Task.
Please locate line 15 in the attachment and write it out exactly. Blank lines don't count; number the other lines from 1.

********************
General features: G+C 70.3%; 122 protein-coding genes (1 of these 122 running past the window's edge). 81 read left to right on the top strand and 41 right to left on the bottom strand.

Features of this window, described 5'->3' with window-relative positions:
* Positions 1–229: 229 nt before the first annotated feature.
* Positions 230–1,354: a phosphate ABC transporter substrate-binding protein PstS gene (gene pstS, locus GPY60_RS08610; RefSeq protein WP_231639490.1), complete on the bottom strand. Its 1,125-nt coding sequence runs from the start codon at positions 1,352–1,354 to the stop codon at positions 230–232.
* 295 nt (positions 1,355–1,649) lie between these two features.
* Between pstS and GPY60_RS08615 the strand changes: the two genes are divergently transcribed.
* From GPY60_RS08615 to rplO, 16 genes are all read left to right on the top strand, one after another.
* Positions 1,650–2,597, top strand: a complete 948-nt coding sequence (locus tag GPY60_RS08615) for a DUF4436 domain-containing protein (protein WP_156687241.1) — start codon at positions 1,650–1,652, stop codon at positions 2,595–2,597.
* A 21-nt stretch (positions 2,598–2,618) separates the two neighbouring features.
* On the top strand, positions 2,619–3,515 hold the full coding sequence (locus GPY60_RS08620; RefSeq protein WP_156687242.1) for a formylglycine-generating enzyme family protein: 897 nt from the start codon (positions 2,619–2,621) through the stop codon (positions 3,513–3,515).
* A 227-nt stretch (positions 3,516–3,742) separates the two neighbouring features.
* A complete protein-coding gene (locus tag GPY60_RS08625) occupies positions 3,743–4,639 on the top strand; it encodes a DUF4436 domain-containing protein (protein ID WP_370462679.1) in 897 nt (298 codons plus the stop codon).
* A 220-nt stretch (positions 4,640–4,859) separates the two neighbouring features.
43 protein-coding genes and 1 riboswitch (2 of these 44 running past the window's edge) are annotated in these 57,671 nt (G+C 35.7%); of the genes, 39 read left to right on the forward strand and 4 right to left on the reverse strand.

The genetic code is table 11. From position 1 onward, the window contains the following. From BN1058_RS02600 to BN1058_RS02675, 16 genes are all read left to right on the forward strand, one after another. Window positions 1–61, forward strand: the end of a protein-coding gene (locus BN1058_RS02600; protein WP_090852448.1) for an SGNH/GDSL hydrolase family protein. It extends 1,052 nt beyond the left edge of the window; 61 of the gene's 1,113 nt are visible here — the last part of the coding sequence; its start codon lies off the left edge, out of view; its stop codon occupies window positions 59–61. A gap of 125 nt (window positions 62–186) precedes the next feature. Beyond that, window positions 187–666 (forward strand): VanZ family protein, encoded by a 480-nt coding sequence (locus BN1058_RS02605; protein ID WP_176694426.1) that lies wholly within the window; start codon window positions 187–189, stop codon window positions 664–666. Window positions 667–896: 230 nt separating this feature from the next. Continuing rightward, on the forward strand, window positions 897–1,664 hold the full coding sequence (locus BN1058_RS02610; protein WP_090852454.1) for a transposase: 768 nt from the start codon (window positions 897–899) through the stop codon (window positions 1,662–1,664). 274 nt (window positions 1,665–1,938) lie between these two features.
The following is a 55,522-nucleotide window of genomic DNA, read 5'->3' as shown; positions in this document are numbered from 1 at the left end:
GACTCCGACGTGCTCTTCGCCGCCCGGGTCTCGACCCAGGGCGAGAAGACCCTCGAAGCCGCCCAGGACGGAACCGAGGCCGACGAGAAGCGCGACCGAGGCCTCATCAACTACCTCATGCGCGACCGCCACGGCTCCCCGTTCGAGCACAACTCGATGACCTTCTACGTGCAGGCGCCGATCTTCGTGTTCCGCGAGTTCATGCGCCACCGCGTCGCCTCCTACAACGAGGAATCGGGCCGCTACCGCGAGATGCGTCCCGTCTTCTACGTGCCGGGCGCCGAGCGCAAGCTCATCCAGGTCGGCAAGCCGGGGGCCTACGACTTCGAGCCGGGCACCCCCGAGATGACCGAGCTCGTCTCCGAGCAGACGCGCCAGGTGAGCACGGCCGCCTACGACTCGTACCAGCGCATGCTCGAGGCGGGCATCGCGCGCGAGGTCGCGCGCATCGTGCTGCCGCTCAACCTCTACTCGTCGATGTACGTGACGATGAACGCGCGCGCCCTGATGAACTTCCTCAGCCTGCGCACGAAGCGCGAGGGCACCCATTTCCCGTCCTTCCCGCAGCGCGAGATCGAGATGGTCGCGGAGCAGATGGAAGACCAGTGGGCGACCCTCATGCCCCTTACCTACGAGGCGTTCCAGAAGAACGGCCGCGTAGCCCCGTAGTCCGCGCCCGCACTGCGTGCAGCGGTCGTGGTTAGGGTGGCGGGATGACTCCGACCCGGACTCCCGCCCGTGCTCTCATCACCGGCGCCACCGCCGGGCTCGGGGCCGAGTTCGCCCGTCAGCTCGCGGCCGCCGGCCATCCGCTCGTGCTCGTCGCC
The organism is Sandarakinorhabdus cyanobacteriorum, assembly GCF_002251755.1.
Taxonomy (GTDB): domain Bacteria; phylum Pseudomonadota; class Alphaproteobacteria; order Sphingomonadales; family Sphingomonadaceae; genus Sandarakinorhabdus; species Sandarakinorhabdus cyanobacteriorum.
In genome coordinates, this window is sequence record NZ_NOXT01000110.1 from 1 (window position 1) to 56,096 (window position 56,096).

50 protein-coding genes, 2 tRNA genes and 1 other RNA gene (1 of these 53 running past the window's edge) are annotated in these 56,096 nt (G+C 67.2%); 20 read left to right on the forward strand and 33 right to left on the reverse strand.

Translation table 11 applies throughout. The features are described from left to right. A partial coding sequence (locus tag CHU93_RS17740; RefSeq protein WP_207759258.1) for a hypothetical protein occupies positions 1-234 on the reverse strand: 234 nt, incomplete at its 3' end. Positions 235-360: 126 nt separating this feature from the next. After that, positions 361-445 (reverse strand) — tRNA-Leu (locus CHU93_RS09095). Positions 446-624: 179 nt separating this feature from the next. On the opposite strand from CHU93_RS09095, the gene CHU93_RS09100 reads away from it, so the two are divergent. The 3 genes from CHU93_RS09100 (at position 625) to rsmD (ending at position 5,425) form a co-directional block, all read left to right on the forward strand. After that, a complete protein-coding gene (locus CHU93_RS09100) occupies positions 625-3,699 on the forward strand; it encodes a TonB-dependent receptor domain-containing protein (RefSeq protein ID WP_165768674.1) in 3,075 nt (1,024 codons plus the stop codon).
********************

The genetic code is table 11. From position 1 onward, the window contains the following. From BN1058_RS02600 to BN1058_RS02675, 16 genes are all read left to right on the forward strand, one after another. Window positions 1–61, forward strand: the end of a protein-coding gene (locus BN1058_RS02600; protein WP_090852448.1) for an SGNH/GDSL hydrolase family protein. It extends 1,052 nt beyond the left edge of the window; 61 of the gene's 1,113 nt are visible here — the last part of the coding sequence; its start codon lies off the left edge, out of view; its stop codon occupies window positions 59–61. A gap of 125 nt (window positions 62–186) precedes the next feature. Beyond that, window positions 187–666 (forward strand): VanZ family protein, encoded by a 480-nt coding sequence (locus BN1058_RS02605; protein ID WP_176694426.1) that lies wholly within the window; start codon window positions 187–189, stop codon window positions 664–666. Window positions 667–896: 230 nt separating this feature from the next. Continuing rightward, on the forward strand, window positions 897–1,664 hold the full coding sequence (locus BN1058_RS02610; protein WP_090852454.1) for a transposase: 768 nt from the start codon (window positions 897–899) through the stop codon (window positions 1,662–1,664). 274 nt (window positions 1,665–1,938) lie between these two features.